Fire Curtain Question

Jason BAnks

Member
Joined
Jan 15, 2018
Location
Wyoming
Hi All,
I am looking for a regulation. I have always heard that when running cables for audio, video, lighting for a production that you should not run those lines across a Fire Curtain line because of electrical safety in the case of the fire curtain dropping and sheering the cables. Is this regulation? If so can anyone cite source? I haven't been able to find it.
 

josh88

Remarkably Tired.
Premium Member
Fight Leukemia
Joined
Jan 26, 2010
Location
Ypsilanti, Michigan
I've never heard of a fire curtain being able to actually cut something crossing it, the issue I've always heard raised is whether or not it will allow the curtain to properly seal to the ground and complete the barrier. So a set piece couldn't cross because it would leave an opening. Our AHJ allows *some* runs, an xlr here and there, roughly 1/4" because of the way the fire curtains are designed they bury themselves on the deck a little, so a small diameter would still allow it to properly seal to the ground around it. We still don't do it but they'd find it acceptable in our venue at least. I *know* I've read the code that pertains to this but I definitely can't cite it.
 

egilson1

Senior Team
Senior Team
CB Mods
Premium Member
Joined
Feb 25, 2009
Location
Boston, MA
NFPA 80 chapter 20 regulates fire curtains. They must have what is known as a bumper (yield pad) that forms a seal to the deck. This seal can not be interrupted by any objects, like cables.
 
  • Like
Reactions: ndp

josh88

Remarkably Tired.
Premium Member
Fight Leukemia
Joined
Jan 26, 2010
Location
Ypsilanti, Michigan
NFPA 80 chapter 20 regulates fire curtains. They must have what is known as a bumper (yield pad) that forms a seal to the deck. This seal can not be interrupted by any objects, like cables.
Guess that shows just how many AHJ's aren't used to working with theatres, that seems clear by the letter of the law, and I've known more than a few that allow exceptions that apparently they shouldn't.
 

tjrobb

Well-Known Member
Joined
May 14, 2009
Location
Cedar Rapids, Iowa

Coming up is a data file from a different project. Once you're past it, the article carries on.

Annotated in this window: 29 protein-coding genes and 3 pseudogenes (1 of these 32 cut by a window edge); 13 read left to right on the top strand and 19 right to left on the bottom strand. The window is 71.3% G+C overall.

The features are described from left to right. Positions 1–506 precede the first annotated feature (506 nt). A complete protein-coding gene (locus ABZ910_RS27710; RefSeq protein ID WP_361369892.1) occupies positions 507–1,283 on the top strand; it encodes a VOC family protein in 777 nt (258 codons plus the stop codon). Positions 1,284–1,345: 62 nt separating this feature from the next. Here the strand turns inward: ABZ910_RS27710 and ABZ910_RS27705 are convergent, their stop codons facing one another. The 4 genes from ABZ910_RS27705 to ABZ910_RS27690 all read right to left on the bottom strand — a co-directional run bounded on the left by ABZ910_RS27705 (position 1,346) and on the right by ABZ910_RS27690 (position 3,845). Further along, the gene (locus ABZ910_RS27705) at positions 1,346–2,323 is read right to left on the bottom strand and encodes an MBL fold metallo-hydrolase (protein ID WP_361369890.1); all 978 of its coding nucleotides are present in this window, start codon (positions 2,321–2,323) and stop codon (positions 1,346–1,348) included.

Ideally, you check before house opens to ensure nothing was "added" along / under the fire line.
 
  • Like
Reactions: ndp

Ted jones

Active Member
Joined
May 6, 2014
Location
Chicago
Some theaters have a pass thru the proscenium wall. It is usually a 3 or 4" pipe with threaded caps. When not in use, its capped. When in use, pull the wires thru and stuff fire proof, not flame retardant, material in the pipe as a fire stop. Talk with your AHJ about placement and fire proof material to use.
 

tjrobb

Well-Known Member
Joined
May 14, 2009
Location
Cedar Rapids, Iowa
Some theaters have a pass thru the proscenium wall. It is usually a 3 or 4" pipe with threaded caps. When not in use, its capped. When in use, pull the wires thru and stuff fire proof, not flame retardant, material in the pipe as a fire stop. Talk with your AHJ about placement and fire proof material to use.
They make intumescent pillows (blocks) for telecom use, I'd recommend them so you're not handling the goo each time. Unless you like red hands, red cables, red pipes...
 

teqniqal

Well-Known Member
Joined
Apr 26, 2009
Location
Dallas / Fort Worth, Texas
NFPA 80 chapter 20 regulates fire curtains. They must have what is known as a bumper (yield pad) that forms a seal to the deck. This seal can not be interrupted by any objects, like cables.
Although the intent may be to 'seal against the stage floor', that actual wording in NFPA 80, 3.3.17 and 20.2.3 is just that the yield pad is capable of pressing against the floor. A nuanced difference, but none-the-less, it does not specifically say that there cannot be a cable laying on the floor under the yield pad. In a perfect world, we would never have this cable there. However, the reality is that there is a MUCH LARGER gap around the sides of the fire curtain where it sits in the smoke pocket, so I don't think a perfect seal is the goal. This does raise the question as to 'how much' or 'what is the maximum dimensions' of an object that does breach the bottom seal -- is it a 1/4" mic cable? A 1/2" power cord? a 1" broom handle? . . . Maybe the NFPA should add a clarifying paragraph to NFPA 80?
 

Ted jones

Active Member
Joined
May 6, 2014
Location
Chicago
Although the intent may be to 'seal against the stage floor', that actual wording in NFPA 80, 3.3.17 and 20.2.3 is just that the yield pad is capable of pressing against the floor. A nuanced difference, but none-the-less, it does not specifically say that there cannot be a cable laying on the floor under the yield pad. In a perfect world, we would never have this cable there. However, the reality is that there is a MUCH LARGER gap around the sides of the fire curtain where it sits in the smoke pocket, so I don't think a perfect seal is the goal. This does raise the question as to 'how much' or 'what is the maximum dimensions' of an object that does breach the bottom seal -- is it a 1/4" mic cable? A 1/2" power cord? a 1" broom handle? . . . Maybe the NFPA should add a clarifying paragraph to NFPA 80?


I agree with Mr. Gilson. Nothing thru the fire line or under the fire curtain. The yield pad's function is to keep fire from burning under the curtain and to seal given undulations in the stage deck. It is not there to seal around audio, data or power cords.

T
 

Users who are viewing this thread